It was a good idea that went terribly wrong, driven by greed and facilitated by big campaign contributions to key members of Congress. In 1987, Congress allowed the GPOs an exemption from anti-kickback laws. The purchasing organizations can accept “fees” from vendors in return for buying their products.
Certain suppliers are given exclusive contracts in return for undisclosed administrative and marketing fees. Like campaign contributions, these are legalized bribes. The fees are so high and the margins on products are so small that many vendors can’t afford to stay in business. The Heathcare Supply Chain Association, the lobbying group for the GPOs, says it’s not their fault. The Government Accountability Office is now investigating.
Right now, according to the group Physicians Against Drug Shortages, there are more than 300 drugs in short supply. They are mostly injectable generic drugs not sold in pharmacies, but purchased wholesale by GPOs. They include not only propofol, but drugs for treating many kinds of cancer, antibiotics, nutrients for malnourished infants, even sterile saline solution.
The case of Missouri prison system’s remaining “domestic” supply of propofol is illustrative. The Hospira Inc. facility that made it is in Clayton, N.C., the only remaining U.S.-owned propofol plant in the the United States. The competition couldn’t meet the price or pay the fees demanded by the GPOs.
The Clayton plant had to close in 2010 and again in 2012 when the Food and Drug Administration found problems, including flecks of stainless steel in the drugs and “substandard manufacturing practices.”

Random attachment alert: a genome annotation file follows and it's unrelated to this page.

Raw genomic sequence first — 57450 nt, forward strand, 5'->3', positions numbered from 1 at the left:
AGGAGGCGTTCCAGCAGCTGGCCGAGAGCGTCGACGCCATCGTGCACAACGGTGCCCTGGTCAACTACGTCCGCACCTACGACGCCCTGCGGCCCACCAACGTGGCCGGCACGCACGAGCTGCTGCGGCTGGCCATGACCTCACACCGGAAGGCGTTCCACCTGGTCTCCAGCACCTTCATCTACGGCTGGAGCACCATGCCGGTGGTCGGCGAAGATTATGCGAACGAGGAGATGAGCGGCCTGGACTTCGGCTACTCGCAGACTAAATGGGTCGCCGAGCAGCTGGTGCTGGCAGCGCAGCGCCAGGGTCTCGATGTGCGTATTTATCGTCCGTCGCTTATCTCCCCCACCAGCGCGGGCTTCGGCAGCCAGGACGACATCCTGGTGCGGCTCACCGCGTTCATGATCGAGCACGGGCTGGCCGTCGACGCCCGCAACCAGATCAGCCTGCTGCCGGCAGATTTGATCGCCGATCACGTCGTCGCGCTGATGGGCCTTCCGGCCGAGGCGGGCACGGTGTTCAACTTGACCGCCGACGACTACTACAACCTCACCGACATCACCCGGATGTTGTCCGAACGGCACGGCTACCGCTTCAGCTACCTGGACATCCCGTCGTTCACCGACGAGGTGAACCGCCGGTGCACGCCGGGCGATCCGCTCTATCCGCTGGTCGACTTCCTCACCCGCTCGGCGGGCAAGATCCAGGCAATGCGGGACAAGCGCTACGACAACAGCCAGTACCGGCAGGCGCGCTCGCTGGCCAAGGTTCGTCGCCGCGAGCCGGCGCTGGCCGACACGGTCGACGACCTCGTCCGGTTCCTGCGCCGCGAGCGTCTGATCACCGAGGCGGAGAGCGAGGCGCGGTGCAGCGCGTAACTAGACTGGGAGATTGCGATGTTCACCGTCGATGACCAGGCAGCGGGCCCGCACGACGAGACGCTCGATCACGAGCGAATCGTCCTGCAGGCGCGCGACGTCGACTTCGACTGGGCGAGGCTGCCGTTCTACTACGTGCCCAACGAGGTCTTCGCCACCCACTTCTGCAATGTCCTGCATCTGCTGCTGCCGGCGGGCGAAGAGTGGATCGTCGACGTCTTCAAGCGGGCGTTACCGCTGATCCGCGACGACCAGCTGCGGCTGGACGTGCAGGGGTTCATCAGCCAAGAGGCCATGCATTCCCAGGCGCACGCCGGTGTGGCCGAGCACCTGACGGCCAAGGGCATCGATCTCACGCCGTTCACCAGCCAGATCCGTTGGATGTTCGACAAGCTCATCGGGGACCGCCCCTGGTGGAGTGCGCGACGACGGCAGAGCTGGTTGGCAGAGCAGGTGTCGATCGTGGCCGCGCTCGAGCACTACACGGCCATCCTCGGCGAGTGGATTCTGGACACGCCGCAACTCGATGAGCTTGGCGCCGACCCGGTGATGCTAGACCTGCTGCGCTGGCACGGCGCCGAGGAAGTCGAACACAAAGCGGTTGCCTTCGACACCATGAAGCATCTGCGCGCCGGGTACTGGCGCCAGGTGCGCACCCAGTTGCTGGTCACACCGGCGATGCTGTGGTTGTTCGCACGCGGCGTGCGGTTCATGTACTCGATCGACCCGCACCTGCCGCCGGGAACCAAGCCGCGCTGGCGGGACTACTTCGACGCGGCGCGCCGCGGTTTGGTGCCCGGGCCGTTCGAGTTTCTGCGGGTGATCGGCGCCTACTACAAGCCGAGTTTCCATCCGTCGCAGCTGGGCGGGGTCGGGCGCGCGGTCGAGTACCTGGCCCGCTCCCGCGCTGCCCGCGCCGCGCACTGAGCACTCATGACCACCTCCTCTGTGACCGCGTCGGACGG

The closure caused propofol shortages, but European suppliers could take up some of the slack. If Missouri uses propofol for lethal injection, that backup could disappear.
Clearly there’s no reason in a free-market economy that doctors and surgical patients should be reliant on a single manufacturer. If there was money to be made in producing a drug, lots of companies would produce it.
But the GPOs, under the guise of keeping prices down, short-circuited the free market, driving prices up and supplies down for propofol and 300 other crucial drugs.
“The GPO system is a pay-to-play scheme,” said Phillip Zweig, executive director of Physicians Against Drug Shortages. “Hospital suppliers, including generic drug makers, have to pay the toll to the troll for exclusive access for their products at 5,000 GPO-member hospitals. Even if they get contracts, they wind up having to cut costs — maintenance, quality control, plant and equipment upgrades and so on — to the bone to pay exorbitant fees to the GPOs, and then the FDA comes in to close them down. That’s why there are only one or two suppliers for many of these drugs. It’s like we’re living in a Third World country.”
Except for this: Most Third World countries, like most of the first- and second-world countries, are civilized enough to have abolished the death penalty.